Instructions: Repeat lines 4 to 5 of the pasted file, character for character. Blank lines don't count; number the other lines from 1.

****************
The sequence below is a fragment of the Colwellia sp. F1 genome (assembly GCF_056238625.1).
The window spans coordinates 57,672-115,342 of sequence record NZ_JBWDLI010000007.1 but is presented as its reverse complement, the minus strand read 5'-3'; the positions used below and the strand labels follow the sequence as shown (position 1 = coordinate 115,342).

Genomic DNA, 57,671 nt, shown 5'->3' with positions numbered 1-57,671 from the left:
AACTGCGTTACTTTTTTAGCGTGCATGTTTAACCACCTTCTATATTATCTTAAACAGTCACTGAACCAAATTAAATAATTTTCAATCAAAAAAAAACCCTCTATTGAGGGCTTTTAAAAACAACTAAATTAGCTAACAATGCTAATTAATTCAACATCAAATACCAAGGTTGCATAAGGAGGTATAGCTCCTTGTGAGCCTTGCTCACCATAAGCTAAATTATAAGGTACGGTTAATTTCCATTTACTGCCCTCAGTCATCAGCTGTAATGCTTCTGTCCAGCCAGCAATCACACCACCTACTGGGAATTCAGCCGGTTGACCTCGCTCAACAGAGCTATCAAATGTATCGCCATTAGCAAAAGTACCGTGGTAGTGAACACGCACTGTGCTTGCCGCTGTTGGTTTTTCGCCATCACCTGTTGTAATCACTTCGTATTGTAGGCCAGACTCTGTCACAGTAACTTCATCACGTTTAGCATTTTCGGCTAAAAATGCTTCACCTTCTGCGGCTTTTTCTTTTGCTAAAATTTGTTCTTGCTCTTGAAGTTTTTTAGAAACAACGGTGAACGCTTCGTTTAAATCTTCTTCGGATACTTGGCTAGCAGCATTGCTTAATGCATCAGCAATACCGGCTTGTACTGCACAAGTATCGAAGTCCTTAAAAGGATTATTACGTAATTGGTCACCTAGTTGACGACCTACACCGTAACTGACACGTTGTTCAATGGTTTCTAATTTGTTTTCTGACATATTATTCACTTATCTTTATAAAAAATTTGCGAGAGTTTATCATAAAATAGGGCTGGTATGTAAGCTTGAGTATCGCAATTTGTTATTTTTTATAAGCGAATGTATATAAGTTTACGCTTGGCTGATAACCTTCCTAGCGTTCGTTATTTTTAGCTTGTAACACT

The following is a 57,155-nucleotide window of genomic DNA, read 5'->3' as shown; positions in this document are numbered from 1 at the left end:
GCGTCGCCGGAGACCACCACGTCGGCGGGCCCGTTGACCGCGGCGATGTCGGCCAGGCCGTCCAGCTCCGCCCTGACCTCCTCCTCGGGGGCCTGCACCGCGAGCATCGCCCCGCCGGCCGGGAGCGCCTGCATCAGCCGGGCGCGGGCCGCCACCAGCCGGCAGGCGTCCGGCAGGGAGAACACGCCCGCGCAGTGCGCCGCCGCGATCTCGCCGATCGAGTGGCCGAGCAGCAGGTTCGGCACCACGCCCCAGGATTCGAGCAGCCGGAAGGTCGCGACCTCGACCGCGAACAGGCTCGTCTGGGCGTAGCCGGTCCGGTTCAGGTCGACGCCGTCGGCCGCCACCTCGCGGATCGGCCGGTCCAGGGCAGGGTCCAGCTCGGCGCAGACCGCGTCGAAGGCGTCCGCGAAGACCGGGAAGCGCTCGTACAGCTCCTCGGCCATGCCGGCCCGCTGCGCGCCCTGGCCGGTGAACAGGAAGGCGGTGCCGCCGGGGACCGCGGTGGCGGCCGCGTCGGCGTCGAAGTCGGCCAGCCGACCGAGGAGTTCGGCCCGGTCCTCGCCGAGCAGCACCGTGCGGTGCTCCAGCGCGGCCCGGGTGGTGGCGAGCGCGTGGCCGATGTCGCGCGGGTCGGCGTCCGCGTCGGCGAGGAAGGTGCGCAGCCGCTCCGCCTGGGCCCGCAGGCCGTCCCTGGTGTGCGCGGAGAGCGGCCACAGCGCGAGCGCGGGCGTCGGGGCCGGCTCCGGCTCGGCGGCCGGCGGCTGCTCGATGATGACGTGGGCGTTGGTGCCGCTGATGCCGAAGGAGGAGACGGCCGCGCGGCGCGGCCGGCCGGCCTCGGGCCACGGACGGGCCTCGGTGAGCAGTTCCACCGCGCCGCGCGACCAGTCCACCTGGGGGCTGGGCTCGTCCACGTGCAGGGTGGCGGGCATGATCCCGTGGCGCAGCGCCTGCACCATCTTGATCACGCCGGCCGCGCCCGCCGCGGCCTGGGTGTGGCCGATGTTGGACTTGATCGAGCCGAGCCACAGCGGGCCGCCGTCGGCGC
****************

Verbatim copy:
AACTGCGTTACTTTTTTAGCGTGCATGTTTAACCACCTTCTATATTATCTTAAACAGTCACTGAACCAAATTAAATAATTTTCAATCAAAAAAAAACCCTCTATTGAGGGCTTTTAAAAACAACTAAATTAGCTAACAATGCTAATTAATTCAACATCAAATACCAAGGTTGCATAAGGAGGTATAGCTCCTTGTGAGCCTTGCTCACCATAAGCTAAATTATAAGGTACGGTTAATTTCCATTTACTGCCCTCAGTCATCAGCTGTAATGCTTCTGTCCAGCCAGCAATCACACCACCTACTGGGAATTCAGCCGGTTGACCTCGCTCAACAGAGCTATCAAATGTATCGCCATTAGCAAAAGTACCGTGGTAGTGAACACGCACTGTGCTTGCCGCTGTTGGTTTTTCGCCATCACCTGTTGTAATCACTTCGTATTGTAGGCCAGACTCTGTCACAGTAACTTCATCACGTTTAGCATTTTCGGCTAAAAATGCTTCACCTTCTGCGGCTTTTTCTTTTGCTAAAATTTGTTCTTGCTCTTGAAGTTTTTTAGAAACAACGGTGAACGCTTCGTTTAAATCTTCTTCGGATACTTGGCTAGCAGCATTGCTTAATGCATCAGCAATACCGGCTTGTACTGCACAAGTATCGAAGTCCTTAAAAGGATTATTACGTAATTGGTCACCTAGTTGACGACCTACACCGTAACTGACACGTTGTTCAATGGTTTCTAATTTGTTTTCTGACATATTATTCACTTATCTTTATAAAAAATTTGCGAGAGTTTATCATAAAATAGGGCTGGTATGTAAGCTTGAGTATCGCAATTTGTTATTTTTTATAAGCGAATGTATATAAGTTTACGCTTGGCTGATAACCTTCCTAGCGTTCGTTATTTTTAGCTTGTAACACT

The following is a 57,155-nucleotide window of genomic DNA, read 5'->3' as shown; positions in this document are numbered from 1 at the left end: